⁃ Will there always be participants in the local plan examination process with the motivation and resources to put authorities to proof on the work that has been carried out? If Cargiant hadn’t taken its stance (entailing lawyers and a team of consultants to challenge much of the inputs) I suspect the allocation would have been confirmed without challenge – and then proved over time to be undevelopable.

The next blog post will be shorter, I promise.

Simon Ricketts, 4 January 2020

Personal views, et cetera

Pic credit: Bizarro Comics

Clean Air: Promises, Promises

Lindblom LJ gave a short speech this week at drinks hosted by Cornerstone Barristers to mark the publication of Ashley Bowes’ A Practical Approach To Planning Law 14th edition. He made a nice joke about how many of the footnote references were to articles by one Dr Ashley Bowes.

No doubt Lindblom LJ’s judgment in Gladman Developments Limited v Secretary of State (Court of Appeal, 12 September 2019), where Ashley appeared for the successful third respondent, CPRE Kent, will now get a good airing in the 15th edition.

The case is an important addition to the growing jurisprudence in relation to the relevance of air quality issues to decision making on planning applications and appeals – and indeed is of wider relevance.

I last summarised the case law, as it was then, in my 2 February 2019 blog post What To Do About Poor Air Quality? The Shirley Case, supplemented by references to the High Court’s rulings in the Heathrow cases in my 4 May 2019 blog post Lessons From The Heathrow Cases.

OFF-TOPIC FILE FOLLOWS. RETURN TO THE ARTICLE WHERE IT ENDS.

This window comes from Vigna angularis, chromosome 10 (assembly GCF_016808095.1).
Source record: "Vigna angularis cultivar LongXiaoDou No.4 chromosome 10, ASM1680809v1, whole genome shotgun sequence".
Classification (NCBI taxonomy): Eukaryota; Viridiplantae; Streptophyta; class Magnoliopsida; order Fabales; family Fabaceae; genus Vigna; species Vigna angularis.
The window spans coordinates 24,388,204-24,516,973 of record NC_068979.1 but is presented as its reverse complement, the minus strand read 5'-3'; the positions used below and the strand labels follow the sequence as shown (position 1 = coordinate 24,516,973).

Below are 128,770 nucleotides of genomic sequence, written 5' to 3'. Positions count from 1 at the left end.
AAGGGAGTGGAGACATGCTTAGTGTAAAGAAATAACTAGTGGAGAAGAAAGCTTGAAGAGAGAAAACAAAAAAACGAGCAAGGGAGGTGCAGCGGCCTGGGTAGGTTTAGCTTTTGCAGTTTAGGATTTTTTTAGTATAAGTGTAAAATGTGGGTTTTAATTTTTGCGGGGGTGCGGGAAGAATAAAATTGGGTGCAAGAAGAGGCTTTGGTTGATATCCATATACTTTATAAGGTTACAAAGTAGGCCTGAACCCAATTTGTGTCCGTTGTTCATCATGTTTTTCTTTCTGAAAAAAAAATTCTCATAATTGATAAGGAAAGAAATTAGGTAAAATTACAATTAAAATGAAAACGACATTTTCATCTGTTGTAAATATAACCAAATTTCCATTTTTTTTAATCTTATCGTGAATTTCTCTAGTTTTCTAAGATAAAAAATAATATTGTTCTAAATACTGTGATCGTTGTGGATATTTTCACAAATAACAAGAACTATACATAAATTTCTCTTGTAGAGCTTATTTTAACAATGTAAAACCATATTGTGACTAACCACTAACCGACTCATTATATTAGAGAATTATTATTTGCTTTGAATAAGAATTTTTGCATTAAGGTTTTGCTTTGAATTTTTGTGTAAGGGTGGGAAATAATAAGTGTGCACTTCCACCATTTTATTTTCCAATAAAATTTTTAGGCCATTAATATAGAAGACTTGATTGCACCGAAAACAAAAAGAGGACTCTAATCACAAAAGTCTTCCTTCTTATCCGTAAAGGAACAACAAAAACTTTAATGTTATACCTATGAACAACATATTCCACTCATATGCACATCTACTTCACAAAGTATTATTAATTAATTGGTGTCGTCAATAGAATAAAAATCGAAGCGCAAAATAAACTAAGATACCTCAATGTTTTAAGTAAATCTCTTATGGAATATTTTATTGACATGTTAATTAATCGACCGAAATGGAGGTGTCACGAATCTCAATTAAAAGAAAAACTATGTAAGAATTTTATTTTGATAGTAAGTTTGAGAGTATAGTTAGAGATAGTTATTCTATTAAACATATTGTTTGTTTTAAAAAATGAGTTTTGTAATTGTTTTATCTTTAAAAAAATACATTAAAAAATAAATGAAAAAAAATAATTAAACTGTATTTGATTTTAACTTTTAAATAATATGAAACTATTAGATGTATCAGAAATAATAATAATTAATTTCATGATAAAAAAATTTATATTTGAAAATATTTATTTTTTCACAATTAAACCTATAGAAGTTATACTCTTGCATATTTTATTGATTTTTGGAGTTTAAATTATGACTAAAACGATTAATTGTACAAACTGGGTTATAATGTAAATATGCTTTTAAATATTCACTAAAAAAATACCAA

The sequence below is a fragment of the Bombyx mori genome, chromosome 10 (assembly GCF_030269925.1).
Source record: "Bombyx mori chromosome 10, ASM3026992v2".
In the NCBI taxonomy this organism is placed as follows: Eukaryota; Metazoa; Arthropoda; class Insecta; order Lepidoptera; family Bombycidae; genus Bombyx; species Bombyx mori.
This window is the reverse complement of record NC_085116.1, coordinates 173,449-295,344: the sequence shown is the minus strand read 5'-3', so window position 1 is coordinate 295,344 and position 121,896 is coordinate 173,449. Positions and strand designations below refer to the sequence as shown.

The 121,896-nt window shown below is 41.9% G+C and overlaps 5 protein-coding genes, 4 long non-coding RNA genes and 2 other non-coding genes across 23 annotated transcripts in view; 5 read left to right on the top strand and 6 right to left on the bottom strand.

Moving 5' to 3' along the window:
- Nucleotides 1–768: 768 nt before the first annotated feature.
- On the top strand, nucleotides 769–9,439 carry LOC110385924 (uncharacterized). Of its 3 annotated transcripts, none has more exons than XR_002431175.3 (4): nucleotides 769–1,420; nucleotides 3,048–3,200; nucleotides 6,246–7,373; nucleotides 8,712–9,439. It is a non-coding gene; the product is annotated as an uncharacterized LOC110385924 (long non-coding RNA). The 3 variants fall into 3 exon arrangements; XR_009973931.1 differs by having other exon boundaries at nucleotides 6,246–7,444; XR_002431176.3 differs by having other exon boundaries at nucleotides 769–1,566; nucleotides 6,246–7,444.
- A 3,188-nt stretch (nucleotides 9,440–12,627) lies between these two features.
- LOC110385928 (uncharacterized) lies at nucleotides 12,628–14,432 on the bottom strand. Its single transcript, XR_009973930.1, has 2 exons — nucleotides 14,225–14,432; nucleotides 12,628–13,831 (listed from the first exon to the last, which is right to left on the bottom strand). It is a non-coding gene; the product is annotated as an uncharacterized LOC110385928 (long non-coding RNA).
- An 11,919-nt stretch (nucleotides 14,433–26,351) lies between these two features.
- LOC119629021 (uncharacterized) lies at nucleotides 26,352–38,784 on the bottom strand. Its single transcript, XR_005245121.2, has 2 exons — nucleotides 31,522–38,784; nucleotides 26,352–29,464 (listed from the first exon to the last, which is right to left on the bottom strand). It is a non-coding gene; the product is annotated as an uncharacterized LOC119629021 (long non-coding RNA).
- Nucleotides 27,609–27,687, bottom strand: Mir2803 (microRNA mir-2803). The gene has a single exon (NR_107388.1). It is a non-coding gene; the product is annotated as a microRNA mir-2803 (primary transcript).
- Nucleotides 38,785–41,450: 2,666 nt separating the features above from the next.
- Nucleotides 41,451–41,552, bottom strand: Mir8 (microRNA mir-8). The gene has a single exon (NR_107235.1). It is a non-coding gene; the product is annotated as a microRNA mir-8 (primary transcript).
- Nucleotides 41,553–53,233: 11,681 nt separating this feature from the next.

In Gladman the developer had challenged an inspector’s decision letter which had dismissed its appeal in relation to a proposed residential and extra care development at Pond Farm, Newington, near Sittingbourne. The challenge was to the inspector’s conclusion as to the “effect of the appeal proposals, including any proposed mitigation measures, on air quality, particularly in the Newington and Rainham Air Quality Management Areas”.

The claim was rejected at first instance. The grounds of appeal raised “three broad issues: first, whether the inspector erred in failing to grasp the significance of Garnham J.’s decision in the ClientEarth proceedings, and the policy in paragraph 122 of the NPPF (grounds 1 and 2); second, whether he failed to deal properly with the proposed mitigation, whether he should have considered a condition preventing the development going ahead until effective mitigation had been secured, and whether his decision is vitiated by procedural unfairness (grounds 3, 4 and 5); and third, whether he failed properly to explain how Gladman’s approach to mitigation departed from the air quality action plans (ground 6).”

Or, perhaps, more plainly: was the inspector more sceptical than was legally permissible as to whether national air quality targets will be met and as to whether the developer’s proposed mitigation measures would be effective?

National air quality targets

Garnham J in the ClientEarth proceedings had ordered that the Secretary of State publish a modified air quality plan and aim to achieve compliance with the Air Quality Directive by the soonest date possible, must choose a route to that objective which reduces exposure to non-compliant air quality levels as quickly as possible and must take steps which mean that meeting the value limits is not just possible but is likely.

The inspector considered the air quality improvement objectives within Swale Borough Council’s action plans for the two relevant air quality management areas. He thought it “optimistic… to expect that NO2 concentrations will fall by the amount” predicted by Gladman in a “without development” scenario.